LOOKING GOOD, BUT SEEING LITTLE.......
Acknowledgements: Rod Machado’s Aviation Learning Center (https://rodmachado.com)
(Ed.Note: The following is taken from an article available in full at Rod’s website, which is well worth a visit)
“I was having a difficult time seeing things that were in plain view. My problem began with placing a candy bar on the first shelf of the kitchen pantry. A few days later, I went in search of my candy bar. It had mysteriously migrated to a lower shelf. I never saw it. Despite looking at all three shelves, I simply couldn’t see what was clearly there to be seen on the middle shelf.
Fortunately, there’s nothing lethal about a candy bar that escapes notice. You can’t say the same if you fail to notice a crack in your propeller, nearby airborne traffic, or objects on the runway during landing. Now you understand my concern about the invisible candy bar! It turned out that my earthly vision was just fine, reading glasses assumed. My inability to find sweet treats stemmed from another cause.
We occasionally fail to notice things that should be noticeable, especially if we keep searching. This happens when our expectations collide with our experience. Who wouldn’t expect to see their candy bar where they last placed it? It’s as if, failing to see what we expected to see, our mind stops the search prematurely.
Dr Jeremy Wolf, a Harvard ophthalmology professor, discovered that when we go in search of things without finding them because they lack prevalence, we become less likely to find them during future searches when they’re actually present. There’s a good reason for this: It turns out that you’re just plain lazy, but don’t take it personally!
Our brains are pretty good at minimising our conscious workload when we fail to find what we’re looking for. If we don’t see it immediately, we tend to abandon our search quickly, or at least don’t continue searching with the same intensity. That makes a certain kind of sense, since there’s little value in looking persistently for something when it’s most likely not there - as long as it isn’t a potentially-fatal hazard! Besides, looking is hard work, requiring intense concentration to say nothing of eyeball strain.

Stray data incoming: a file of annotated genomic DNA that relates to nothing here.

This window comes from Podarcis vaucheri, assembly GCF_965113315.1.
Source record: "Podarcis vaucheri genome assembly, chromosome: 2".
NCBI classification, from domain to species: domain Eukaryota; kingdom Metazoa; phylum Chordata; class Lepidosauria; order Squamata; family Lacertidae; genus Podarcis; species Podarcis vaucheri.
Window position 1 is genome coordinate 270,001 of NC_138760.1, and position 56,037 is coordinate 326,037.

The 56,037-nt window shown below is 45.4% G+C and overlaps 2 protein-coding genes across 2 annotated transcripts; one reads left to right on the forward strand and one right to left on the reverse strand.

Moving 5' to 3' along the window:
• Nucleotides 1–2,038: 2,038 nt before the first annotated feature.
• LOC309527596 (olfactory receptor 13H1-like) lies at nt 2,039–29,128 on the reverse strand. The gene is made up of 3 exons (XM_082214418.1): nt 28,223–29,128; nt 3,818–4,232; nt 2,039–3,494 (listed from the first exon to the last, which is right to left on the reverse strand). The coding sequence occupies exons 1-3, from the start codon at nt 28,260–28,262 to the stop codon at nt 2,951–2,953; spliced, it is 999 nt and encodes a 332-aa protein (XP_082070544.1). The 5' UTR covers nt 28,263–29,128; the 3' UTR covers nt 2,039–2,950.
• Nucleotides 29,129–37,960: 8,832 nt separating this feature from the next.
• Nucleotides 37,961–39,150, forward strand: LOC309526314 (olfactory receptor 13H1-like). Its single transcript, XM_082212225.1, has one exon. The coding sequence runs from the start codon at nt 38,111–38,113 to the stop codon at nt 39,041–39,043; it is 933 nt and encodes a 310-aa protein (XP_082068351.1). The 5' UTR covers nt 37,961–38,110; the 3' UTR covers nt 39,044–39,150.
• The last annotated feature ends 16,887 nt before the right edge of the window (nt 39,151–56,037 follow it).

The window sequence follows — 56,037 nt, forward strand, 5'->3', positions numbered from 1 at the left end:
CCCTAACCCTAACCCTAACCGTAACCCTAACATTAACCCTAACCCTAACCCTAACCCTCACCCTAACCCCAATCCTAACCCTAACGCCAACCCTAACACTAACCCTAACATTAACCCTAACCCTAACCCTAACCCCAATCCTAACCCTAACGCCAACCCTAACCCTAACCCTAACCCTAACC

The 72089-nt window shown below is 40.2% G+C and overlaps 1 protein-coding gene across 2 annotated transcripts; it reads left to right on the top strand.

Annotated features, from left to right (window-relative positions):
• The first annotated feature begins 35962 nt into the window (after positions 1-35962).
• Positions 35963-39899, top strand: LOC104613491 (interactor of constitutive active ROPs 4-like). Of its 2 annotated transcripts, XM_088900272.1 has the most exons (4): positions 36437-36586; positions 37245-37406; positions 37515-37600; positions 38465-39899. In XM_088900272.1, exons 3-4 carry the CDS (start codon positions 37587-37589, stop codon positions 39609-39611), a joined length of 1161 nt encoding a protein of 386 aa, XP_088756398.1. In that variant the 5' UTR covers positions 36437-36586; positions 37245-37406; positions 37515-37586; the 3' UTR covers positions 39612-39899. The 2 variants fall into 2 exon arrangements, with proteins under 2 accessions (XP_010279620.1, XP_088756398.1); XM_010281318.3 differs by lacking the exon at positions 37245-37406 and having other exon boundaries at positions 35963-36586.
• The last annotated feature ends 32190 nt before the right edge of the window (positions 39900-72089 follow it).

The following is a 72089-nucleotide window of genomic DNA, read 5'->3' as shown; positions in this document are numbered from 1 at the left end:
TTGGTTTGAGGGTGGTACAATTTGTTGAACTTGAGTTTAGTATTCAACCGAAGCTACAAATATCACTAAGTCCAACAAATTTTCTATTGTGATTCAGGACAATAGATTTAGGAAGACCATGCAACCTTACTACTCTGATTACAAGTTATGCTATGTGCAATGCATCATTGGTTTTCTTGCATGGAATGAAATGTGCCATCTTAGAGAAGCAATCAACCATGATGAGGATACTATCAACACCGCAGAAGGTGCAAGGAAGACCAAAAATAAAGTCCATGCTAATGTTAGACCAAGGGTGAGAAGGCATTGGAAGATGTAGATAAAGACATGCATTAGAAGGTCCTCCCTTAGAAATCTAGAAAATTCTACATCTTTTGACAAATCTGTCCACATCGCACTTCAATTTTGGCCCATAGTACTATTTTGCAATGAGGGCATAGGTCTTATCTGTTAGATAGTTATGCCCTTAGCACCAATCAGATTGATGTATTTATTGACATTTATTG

This explains why airport baggage screeners can miss important items when X-raying luggage. TSA agents scan for weapons but seldom find them, which makes it less likely that they’ll notice one when it’s actually there.
Do you see how this can work against you as a pilot, especially when taking off or landing? Let’s say you glance down the runway, looking for aircraft, cars or animals. Because you’ve found few if any intruders in the past, the prevalence error suggests that you’re less likely to actually see an interloper when it’s actually there. Sure, you might look, but you’re also likely to abandon your search a little too quickly.
What’s the antidote for the prevalence error? How about doing what police officers do when they’re in the roughest of neighbourhoods? Treat everybody as a suspect. That’s right. The only thing you can do is to be sufficiently suspicious in those areas where the prevalence error might expose you to greater risk. That means treating critical things like your propeller, airborne traffic near airports or even the runway environment with suspicion.
Take the runway example, for instance. Is someone near it? On it? Approaching it? What the heck are they doing there? Call it runway profiling, because as far as you’re concerned all runways are assumed to be guilty until proven innocent. After all, they appear with white stripes on a black outfit, and each is identified with numbers. Treating with suspicion those items or events that require careful observation is how you force yourself to not abandon the search too quickly.
Clearly, the less often we see something, the less likely we are to see it when it’s actually there. We’re built to give up our searches early when experience suggests that the targets aren’t likely to be present. We simply have more important things to do with our brains.
Ultimately, we must force ourselves to spend more time looking where it counts and when it counts. It’s a strategy that applies to not only runways, but to other critical areas associated with flight where a threat is not often present but can have serious consequences if it is there and not noticed.
Now you understand why the TSA folks want to take a peek inside your shoes and shorts. That’s where the bombs are. So, I’m happy to let them have a look. Had I applied this high-risk/high-intensity strategy when searching for my candy bar, I might have found it quicker .........”